The Metropolitan Police is currently undertaking a review of 30 years of undercover deployments, under the name of Operation Herne. It will cover the work of the now-disbanded Special Demonstration Squad (SDS) as well as undercover officers, and will examine "millions and millions of pieces of paper."

Asked in October whether it would be made public, Craig Mackey said:

"I don't know until we've finished it. I genuinely don't know. I don't know what will be in there, I don't know what the scope will be… So there may be things that are perfectly acceptable to put in the public domain. There may be other parts… that cannot be."

Transcripts from the London Assembly Police and Crime Committee:
- 27 September 2012
- 25 October 2012

- Deputy Assistant Commissioner Patricia Gallan to Jenny Jones, 22 October 2012
- Jenny Jones to Commissioner Bernard Hogan-Howe, 23 October 2012
- Jenny Jones to Deputy Commissioner Craig Mackey, 25 October 2012
- Deputy Mayor for Policing and Crime Stephen Greenhalgh to Jenny Jones, 29 October 2012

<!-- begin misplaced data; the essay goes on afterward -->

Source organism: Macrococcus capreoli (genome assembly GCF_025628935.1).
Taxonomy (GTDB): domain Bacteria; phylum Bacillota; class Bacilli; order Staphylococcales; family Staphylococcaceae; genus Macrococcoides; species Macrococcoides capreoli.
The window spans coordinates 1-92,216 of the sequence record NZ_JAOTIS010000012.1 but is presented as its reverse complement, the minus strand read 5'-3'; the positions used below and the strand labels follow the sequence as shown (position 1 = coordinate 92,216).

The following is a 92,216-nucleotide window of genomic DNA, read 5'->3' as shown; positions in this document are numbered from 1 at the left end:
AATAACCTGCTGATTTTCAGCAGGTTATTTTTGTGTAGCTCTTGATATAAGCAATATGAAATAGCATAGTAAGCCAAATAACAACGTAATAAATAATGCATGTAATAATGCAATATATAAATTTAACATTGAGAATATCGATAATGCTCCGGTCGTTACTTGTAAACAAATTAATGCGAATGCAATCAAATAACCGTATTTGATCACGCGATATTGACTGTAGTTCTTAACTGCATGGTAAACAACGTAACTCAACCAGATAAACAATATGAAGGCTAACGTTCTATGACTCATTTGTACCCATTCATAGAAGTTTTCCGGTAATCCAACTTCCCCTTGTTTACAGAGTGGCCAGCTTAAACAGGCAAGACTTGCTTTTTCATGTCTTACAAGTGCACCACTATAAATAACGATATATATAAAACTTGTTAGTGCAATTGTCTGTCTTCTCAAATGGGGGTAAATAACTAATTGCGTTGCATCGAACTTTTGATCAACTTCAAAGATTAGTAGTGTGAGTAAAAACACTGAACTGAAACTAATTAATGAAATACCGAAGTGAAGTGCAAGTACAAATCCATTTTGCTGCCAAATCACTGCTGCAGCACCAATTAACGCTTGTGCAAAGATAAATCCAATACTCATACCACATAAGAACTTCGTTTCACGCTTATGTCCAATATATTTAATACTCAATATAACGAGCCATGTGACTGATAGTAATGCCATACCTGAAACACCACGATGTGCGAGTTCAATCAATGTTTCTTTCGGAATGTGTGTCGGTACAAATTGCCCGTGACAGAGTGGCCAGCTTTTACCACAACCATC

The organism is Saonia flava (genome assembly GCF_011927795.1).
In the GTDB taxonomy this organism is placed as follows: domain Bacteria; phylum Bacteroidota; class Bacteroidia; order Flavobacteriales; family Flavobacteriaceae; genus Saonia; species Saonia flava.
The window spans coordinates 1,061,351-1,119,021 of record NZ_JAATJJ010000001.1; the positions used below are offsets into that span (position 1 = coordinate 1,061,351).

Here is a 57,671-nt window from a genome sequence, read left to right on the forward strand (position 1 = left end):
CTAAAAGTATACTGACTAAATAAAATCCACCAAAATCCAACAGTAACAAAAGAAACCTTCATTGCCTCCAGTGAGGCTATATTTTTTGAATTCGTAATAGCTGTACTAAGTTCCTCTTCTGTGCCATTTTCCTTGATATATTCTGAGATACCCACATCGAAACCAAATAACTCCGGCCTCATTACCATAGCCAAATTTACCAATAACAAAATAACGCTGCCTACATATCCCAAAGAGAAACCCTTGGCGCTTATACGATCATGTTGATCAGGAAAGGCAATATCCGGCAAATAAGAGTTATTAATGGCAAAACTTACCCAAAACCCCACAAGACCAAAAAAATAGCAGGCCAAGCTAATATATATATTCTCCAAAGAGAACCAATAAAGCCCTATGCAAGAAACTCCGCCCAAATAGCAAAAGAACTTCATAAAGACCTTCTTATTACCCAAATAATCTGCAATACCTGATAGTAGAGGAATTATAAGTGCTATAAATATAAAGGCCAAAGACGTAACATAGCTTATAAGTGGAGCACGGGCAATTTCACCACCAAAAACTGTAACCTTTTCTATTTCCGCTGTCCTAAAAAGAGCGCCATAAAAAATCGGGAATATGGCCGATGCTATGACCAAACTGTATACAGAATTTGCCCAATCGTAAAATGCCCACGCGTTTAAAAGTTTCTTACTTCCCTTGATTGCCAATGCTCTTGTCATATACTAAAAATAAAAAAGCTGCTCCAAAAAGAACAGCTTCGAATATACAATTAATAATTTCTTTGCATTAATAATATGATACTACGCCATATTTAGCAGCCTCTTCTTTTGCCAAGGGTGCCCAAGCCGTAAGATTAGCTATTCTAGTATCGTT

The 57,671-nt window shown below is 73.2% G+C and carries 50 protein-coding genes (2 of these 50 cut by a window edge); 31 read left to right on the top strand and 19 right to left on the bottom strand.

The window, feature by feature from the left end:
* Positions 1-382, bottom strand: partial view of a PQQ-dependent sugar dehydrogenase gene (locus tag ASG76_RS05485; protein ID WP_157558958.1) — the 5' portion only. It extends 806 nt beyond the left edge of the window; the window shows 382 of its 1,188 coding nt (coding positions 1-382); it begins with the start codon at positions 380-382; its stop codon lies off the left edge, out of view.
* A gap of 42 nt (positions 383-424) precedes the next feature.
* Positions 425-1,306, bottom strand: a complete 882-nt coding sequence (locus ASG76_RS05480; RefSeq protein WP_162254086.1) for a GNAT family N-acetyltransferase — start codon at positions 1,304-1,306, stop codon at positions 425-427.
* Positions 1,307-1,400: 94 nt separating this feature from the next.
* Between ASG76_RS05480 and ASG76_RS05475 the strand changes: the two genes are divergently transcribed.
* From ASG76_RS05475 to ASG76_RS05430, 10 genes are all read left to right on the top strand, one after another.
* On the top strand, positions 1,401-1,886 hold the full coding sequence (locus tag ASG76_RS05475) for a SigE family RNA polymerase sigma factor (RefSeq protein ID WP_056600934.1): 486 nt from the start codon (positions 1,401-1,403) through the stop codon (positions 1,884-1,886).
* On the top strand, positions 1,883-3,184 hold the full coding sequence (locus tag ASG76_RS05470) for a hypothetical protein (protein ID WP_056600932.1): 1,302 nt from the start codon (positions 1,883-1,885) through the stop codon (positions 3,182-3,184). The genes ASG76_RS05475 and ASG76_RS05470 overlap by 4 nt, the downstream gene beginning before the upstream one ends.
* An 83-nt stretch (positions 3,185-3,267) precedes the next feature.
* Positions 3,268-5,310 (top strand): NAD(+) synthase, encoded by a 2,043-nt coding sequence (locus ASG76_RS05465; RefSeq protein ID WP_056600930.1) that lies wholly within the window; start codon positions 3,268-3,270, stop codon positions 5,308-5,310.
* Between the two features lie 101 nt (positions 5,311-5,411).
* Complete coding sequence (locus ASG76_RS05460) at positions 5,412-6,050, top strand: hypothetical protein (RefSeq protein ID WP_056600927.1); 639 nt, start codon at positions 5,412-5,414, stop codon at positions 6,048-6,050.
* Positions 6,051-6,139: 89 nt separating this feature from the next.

- Deputy Commissioner Craig Mackey to Jenny Jones, 7 November 2012

[1] Police Spies Out of Lives, Introduction
[2] Rob Evans,
Police chiefs criticised over undercover spies lawsuit, The Guardian, 19 November 2012
[3] Police Spies Out of Lives, Statement condemning the Metropolitan Police’s attempt to have case heard in secret, 19 November 2012
[4] Ibid.
[5] Undercover police can have sex with suspects if abstaining would blow their cover, The Telegraph, 13 June 2012
[6] Ibid.
[7] Rob Evans, Top cop says sexual relationships with activists are "almost inevitable", The Guardian, 28 November 2012
[8] Rob Evans and Paul Lewis, Political activists sue Met over relationships with police spies, The Guardian, 21 November 2012
[9] Amelia Hill, Former spy Mark Kennedy sues police for 'failing to stop him falling in love', The Guardian, 25 November 2012
[10] Eveline Lubbers, March 2012: HMIC’s ‘empty’ review leaves little hope for robust scrutiny of undercover cops, Spinwatch, 28 March 2012